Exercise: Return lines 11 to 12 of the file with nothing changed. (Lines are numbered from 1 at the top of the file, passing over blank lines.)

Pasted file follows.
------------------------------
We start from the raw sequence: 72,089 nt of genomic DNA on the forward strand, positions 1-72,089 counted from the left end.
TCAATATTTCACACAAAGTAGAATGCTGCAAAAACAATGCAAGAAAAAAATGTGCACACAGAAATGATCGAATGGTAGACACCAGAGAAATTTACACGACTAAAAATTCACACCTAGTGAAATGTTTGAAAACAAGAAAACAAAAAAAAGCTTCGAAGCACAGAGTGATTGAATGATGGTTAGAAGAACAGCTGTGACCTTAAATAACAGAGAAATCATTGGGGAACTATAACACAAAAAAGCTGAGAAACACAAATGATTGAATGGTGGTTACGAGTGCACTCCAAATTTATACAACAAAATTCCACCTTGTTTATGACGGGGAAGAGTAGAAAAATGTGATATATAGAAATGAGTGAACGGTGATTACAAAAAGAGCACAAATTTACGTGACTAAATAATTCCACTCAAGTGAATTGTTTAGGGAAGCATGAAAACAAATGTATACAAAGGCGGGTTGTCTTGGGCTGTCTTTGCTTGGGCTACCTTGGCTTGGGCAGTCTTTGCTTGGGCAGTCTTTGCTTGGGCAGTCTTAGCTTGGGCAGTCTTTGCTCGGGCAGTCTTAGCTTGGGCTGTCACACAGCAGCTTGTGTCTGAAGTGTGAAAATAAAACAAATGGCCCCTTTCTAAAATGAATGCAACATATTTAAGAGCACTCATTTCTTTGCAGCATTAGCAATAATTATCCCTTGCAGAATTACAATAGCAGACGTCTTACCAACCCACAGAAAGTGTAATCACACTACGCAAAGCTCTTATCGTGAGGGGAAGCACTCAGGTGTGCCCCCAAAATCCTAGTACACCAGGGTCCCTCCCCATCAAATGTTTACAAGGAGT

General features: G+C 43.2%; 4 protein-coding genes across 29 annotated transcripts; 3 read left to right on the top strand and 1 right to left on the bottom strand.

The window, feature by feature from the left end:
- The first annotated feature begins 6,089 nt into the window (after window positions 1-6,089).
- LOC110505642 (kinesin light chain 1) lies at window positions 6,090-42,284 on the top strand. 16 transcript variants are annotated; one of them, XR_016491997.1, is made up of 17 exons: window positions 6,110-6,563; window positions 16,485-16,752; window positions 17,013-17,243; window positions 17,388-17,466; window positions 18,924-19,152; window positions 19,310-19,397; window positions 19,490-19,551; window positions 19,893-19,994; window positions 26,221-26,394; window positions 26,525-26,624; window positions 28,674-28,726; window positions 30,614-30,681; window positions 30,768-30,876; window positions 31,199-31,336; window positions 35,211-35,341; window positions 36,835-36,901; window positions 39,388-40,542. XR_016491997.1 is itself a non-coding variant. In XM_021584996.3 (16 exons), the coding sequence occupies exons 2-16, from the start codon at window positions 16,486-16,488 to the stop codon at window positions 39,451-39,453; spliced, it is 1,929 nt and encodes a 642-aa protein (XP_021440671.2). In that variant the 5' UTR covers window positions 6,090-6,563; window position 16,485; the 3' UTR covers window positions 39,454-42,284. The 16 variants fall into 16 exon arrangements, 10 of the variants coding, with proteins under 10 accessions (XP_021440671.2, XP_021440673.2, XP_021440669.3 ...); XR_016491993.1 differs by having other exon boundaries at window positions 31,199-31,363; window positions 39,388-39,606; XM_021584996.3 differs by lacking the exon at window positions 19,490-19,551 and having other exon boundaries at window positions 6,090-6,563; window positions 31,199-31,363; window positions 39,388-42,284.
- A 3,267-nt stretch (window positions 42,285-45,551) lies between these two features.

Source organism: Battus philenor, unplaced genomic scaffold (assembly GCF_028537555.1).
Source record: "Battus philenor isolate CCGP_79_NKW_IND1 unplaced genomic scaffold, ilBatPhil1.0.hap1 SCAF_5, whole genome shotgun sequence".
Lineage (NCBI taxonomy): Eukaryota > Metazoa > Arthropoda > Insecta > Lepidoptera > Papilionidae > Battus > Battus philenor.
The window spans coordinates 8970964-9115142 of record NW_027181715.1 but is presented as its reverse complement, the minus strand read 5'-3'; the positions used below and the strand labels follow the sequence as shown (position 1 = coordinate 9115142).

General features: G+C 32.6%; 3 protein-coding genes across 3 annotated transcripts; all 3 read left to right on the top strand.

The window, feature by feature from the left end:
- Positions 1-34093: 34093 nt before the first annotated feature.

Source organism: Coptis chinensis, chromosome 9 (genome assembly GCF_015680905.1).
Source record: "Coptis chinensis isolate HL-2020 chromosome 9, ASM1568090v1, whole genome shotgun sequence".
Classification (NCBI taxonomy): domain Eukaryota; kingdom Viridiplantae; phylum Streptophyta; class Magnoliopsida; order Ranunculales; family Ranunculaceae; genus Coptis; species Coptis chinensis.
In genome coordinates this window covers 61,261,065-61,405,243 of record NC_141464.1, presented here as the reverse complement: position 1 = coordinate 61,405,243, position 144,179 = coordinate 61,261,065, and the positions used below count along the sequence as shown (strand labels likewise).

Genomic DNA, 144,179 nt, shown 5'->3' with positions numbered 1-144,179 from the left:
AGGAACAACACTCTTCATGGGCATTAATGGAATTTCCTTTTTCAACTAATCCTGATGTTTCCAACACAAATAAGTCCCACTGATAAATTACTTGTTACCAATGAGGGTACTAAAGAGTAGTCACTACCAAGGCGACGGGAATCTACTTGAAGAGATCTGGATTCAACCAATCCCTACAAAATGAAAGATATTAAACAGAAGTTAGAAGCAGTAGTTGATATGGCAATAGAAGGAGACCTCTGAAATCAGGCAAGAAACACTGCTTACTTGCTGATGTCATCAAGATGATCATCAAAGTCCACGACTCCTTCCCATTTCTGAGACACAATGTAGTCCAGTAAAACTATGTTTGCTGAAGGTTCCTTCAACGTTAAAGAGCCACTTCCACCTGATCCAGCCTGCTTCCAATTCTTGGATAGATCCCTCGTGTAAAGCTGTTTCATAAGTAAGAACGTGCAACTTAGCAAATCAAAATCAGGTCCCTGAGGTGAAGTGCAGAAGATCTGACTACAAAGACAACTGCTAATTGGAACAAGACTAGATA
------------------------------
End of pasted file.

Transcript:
The window spans coordinates 8970964-9115142 of record NW_027181715.1 but is presented as its reverse complement, the minus strand read 5'-3'; the positions used below and the strand labels follow the sequence as shown (position 1 = coordinate 9115142).

General features: G+C 32.6%; 3 protein-coding genes across 3 annotated transcripts; all 3 read left to right on the top strand.